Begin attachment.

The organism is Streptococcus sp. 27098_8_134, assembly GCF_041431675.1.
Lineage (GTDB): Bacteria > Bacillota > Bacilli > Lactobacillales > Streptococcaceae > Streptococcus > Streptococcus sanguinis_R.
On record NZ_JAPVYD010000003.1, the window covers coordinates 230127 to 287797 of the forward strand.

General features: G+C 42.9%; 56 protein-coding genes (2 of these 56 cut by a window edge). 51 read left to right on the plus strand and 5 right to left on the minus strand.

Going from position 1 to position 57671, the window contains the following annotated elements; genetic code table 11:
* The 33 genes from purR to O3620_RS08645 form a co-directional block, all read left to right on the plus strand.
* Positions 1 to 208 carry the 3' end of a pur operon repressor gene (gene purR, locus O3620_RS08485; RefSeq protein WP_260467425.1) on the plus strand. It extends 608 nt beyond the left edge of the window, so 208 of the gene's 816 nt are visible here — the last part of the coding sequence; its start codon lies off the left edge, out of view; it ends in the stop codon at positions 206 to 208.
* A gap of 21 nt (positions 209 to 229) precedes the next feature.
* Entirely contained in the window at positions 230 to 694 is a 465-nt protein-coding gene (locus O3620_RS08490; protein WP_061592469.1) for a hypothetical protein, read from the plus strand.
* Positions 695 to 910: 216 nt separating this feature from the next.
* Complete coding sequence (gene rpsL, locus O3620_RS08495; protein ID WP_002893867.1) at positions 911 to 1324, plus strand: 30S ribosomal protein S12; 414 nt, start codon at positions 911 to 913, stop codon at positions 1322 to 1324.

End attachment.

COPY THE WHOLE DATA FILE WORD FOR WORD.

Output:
The organism is Streptococcus sp. 27098_8_134, assembly GCF_041431675.1.
Lineage (GTDB): Bacteria > Bacillota > Bacilli > Lactobacillales > Streptococcaceae > Streptococcus > Streptococcus sanguinis_R.
On record NZ_JAPVYD010000003.1, the window covers coordinates 230127 to 287797 of the forward strand.

General features: G+C 42.9%; 56 protein-coding genes (2 of these 56 cut by a window edge). 51 read left to right on the plus strand and 5 right to left on the minus strand.

Going from position 1 to position 57671, the window contains the following annotated elements; genetic code table 11:
* The 33 genes from purR to O3620_RS08645 form a co-directional block, all read left to right on the plus strand.
* Positions 1 to 208 carry the 3' end of a pur operon repressor gene (gene purR, locus O3620_RS08485; RefSeq protein WP_260467425.1) on the plus strand. It extends 608 nt beyond the left edge of the window, so 208 of the gene's 816 nt are visible here — the last part of the coding sequence; its start codon lies off the left edge, out of view; it ends in the stop codon at positions 206 to 208.
* A gap of 21 nt (positions 209 to 229) precedes the next feature.
* Entirely contained in the window at positions 230 to 694 is a 465-nt protein-coding gene (locus O3620_RS08490; protein WP_061592469.1) for a hypothetical protein, read from the plus strand.
* Positions 695 to 910: 216 nt separating this feature from the next.
* Complete coding sequence (gene rpsL, locus O3620_RS08495; protein ID WP_002893867.1) at positions 911 to 1324, plus strand: 30S ribosomal protein S12; 414 nt, start codon at positions 911 to 913, stop codon at positions 1322 to 1324.